Dougie MacLean in Denver


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Last Thursday (3.19.09), I had the pleasure of attending the Dougie MacLean concert at the Colfax Events Center in Denver.  In case you didn’t know, Dougie is a Scottish singer/songwriter that has written wonderful songs like “Caledonia” and “The Gael” from the movie, “Last of the Mohicans.”


The Concert:

Dougie’s performance was a pleasure to witness.  He performed songs like “Singing Land,” “She Will Find Me” and “Caledonia, to name a few.  He also performed a new piece that he recently finished, new enough to have the lyrics taped to the side of his guitar.  Inspired by the loss of some friends the past year, this song (he didn’t give the name), was touching and made me fondly think of loved ones I have lost.  I hope he includes this on his next release,  so I can find out what the name is.

As Dougie said, this wasn’t a concert where you sit, cross your arms and just listen.  He wanted us to be a part of the evening as well.  Dougie engaged the audience; sometimes making us laugh and many times, having us sing along with the chorus.  He wasn’t shy about letting us know when we were off beat or out of tune.  It was all in good fun though.  It was fun, we became part of the concert and this was the beauty of his performance.

After the show, Dougie stuck around, signed my CD I just bought and chatted with us for a quite a few minutes.  I have to admit, I was in awe being in the presence of one of my songwriting heroes so I didn’t say much but just took it in.  It was a please to listen to him sing an then chat for a few minutes and If you ever get a chance to see him in concert, buy a ticket and go.  You will not be sorry.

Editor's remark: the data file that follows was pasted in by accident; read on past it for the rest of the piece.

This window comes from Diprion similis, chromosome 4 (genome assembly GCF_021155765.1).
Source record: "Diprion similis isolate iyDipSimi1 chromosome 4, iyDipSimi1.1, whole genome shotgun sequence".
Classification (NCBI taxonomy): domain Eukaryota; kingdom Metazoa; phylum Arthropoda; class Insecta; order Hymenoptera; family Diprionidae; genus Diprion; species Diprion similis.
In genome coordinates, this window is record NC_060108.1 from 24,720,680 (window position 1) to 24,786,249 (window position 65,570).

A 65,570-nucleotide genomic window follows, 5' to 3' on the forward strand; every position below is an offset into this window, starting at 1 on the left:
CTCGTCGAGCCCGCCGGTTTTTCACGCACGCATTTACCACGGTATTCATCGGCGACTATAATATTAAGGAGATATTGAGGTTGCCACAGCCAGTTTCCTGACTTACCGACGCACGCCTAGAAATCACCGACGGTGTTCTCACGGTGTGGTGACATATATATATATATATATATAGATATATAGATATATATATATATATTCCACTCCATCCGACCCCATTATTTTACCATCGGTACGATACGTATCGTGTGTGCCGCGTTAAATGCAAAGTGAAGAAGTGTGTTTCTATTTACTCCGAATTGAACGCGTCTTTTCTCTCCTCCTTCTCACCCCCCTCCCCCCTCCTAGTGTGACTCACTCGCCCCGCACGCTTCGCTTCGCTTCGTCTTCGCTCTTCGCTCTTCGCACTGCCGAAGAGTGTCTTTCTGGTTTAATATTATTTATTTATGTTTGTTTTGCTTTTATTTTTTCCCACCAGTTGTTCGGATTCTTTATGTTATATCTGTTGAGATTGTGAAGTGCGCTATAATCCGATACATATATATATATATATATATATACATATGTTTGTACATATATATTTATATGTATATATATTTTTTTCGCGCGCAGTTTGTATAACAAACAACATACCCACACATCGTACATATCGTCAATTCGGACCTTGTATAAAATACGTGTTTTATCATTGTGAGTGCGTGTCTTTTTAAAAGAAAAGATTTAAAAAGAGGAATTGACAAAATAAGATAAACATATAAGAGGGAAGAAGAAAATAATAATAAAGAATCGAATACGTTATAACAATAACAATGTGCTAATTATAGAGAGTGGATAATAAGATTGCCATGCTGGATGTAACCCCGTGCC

PS – Gear:

Dougie only played one guitar; his signature model made by Moon Guitars.  Simple and beautiful.  I didn’t see any effects. It was just him and the music; perfect!

Links:

Dougie’s Home Page

Moon Guitars

Dougie’s signature guitar

Get Dougie’s Music

 

Changing Bad Habits


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If you are following me on Twitter, you already know that I’m going to Dougie MacLean concert Thursday, March 19 in Denver.  Bought the ticket this morning  after pondering over whether to go or not.  Couldn’t think of any reason not to go and many on why I should. 

What’s my point, you ask?

I would have normally talked myself out of going and then regretted it later. But that was the old me.  I’m now practicing my guitar new years resolutions by expanding my boundaries in my guitar life; not only with playing but listening to new music and seeing more concerts.   There is something about live music that gets my blood flowing and keeps my motivated to become better at my instrument every day.  If it does me good, I guess I should do it more. 

What are you trying to expand your guitar/musical life?

 

Bruce Cockburn on etown


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Last Wednesday, I was able to to see Bruce Cockburn and Joan Osborne for a taping of etown radio, a two hour show featuring great music and interviews with both Cockburn and Osborne.

Bruce’s Set

  • Slow Down Fast
  • Pacing The Cage
  • Interview with host Nick Forster